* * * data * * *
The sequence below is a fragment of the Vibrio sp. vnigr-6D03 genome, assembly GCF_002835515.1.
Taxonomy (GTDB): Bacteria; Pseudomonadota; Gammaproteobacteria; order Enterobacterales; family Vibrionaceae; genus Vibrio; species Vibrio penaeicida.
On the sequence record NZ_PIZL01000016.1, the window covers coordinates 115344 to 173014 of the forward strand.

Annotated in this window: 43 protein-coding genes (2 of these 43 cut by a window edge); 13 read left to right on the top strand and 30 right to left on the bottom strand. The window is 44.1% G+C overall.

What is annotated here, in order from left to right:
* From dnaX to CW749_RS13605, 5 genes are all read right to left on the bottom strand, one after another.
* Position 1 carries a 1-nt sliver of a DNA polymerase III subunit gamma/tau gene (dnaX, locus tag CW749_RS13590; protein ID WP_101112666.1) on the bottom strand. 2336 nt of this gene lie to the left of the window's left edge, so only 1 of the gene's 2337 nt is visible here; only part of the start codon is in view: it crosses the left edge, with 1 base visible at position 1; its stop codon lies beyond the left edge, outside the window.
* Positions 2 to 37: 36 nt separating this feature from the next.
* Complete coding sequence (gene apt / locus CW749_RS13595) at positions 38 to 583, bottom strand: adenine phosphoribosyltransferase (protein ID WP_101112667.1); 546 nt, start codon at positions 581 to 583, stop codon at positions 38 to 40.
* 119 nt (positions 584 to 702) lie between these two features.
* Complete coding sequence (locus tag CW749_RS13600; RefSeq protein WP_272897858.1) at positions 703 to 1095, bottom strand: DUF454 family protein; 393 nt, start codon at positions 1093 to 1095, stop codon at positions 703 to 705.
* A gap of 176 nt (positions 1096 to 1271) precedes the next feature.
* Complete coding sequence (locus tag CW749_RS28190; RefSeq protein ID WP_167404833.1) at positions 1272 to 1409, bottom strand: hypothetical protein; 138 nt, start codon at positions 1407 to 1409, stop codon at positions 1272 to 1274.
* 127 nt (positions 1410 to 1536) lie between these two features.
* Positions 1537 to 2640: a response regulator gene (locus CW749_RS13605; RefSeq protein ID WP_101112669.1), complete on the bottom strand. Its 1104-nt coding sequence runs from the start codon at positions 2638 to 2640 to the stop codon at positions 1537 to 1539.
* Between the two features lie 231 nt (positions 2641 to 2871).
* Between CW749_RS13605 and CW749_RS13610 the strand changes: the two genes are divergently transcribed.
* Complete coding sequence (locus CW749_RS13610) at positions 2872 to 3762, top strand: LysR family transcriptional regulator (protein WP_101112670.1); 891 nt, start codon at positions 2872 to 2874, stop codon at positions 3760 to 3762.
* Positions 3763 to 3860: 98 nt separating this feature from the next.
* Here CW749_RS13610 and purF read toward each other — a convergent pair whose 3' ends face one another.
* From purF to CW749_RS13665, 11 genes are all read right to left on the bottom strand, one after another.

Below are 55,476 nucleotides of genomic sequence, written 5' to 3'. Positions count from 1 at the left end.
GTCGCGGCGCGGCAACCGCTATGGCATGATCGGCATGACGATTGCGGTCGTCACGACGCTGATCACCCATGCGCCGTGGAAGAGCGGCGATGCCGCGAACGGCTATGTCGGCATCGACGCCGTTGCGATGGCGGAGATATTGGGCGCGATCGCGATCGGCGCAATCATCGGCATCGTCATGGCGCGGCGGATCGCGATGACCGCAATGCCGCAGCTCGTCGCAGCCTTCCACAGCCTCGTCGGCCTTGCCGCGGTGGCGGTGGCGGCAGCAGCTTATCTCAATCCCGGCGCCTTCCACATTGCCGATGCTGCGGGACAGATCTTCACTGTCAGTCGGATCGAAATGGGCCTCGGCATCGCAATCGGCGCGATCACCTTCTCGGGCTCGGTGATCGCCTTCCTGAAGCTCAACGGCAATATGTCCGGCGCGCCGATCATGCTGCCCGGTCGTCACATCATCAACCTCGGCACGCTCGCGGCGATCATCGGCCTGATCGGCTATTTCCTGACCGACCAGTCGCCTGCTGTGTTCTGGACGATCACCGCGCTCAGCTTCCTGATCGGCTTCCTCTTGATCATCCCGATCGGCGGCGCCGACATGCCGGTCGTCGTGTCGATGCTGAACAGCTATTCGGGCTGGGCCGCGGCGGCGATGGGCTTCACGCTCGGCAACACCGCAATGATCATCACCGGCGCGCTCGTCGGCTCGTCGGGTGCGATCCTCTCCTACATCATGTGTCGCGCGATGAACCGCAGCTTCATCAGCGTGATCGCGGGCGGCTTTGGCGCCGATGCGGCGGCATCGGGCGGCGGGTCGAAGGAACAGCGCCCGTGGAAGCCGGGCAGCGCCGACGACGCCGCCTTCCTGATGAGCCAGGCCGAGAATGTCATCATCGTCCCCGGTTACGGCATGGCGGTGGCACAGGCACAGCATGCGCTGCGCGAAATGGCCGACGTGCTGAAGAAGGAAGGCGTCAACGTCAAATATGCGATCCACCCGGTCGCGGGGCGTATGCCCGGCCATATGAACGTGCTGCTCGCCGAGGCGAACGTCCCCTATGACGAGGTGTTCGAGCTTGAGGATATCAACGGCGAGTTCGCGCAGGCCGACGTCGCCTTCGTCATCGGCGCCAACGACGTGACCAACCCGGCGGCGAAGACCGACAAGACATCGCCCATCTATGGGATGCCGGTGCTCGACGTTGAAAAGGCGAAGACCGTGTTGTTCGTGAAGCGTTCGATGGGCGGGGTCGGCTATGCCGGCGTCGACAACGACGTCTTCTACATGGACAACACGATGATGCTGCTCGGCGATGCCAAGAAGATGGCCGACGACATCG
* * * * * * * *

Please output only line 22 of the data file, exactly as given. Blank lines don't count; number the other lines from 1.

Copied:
Below are 55,476 nucleotides of genomic sequence, written 5' to 3'. Positions count from 1 at the left end.